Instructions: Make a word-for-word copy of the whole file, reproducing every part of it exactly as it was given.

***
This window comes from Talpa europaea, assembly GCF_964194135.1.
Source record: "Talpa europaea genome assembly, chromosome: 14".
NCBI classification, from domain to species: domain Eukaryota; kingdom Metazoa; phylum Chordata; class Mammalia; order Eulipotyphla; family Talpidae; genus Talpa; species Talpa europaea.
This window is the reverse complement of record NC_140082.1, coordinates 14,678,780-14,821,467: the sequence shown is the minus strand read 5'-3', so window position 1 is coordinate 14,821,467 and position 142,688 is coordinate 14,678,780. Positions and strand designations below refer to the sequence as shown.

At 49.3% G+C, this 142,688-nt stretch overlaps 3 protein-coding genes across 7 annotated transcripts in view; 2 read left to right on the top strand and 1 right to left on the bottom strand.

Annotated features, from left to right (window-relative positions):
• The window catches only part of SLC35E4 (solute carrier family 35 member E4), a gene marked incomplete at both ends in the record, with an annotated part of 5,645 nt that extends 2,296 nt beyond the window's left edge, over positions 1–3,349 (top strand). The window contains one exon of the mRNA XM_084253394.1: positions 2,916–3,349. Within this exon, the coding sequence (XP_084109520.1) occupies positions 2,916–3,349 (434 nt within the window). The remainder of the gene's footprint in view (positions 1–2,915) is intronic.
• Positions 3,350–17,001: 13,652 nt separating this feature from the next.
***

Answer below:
This window comes from Talpa europaea, assembly GCF_964194135.1.
Source record: "Talpa europaea genome assembly, chromosome: 14".
NCBI classification, from domain to species: domain Eukaryota; kingdom Metazoa; phylum Chordata; class Mammalia; order Eulipotyphla; family Talpidae; genus Talpa; species Talpa europaea.
This window is the reverse complement of record NC_140082.1, coordinates 14,678,780-14,821,467: the sequence shown is the minus strand read 5'-3', so window position 1 is coordinate 14,821,467 and position 142,688 is coordinate 14,678,780. Positions and strand designations below refer to the sequence as shown.

At 49.3% G+C, this 142,688-nt stretch overlaps 3 protein-coding genes across 7 annotated transcripts in view; 2 read left to right on the top strand and 1 right to left on the bottom strand.

Annotated features, from left to right (window-relative positions):
• The window catches only part of SLC35E4 (solute carrier family 35 member E4), a gene marked incomplete at both ends in the record, with an annotated part of 5,645 nt that extends 2,296 nt beyond the window's left edge, over positions 1–3,349 (top strand). The window contains one exon of the mRNA XM_084253394.1: positions 2,916–3,349. Within this exon, the coding sequence (XP_084109520.1) occupies positions 2,916–3,349 (434 nt within the window). The remainder of the gene's footprint in view (positions 1–2,915) is intronic.
• Positions 3,350–17,001: 13,652 nt separating this feature from the next.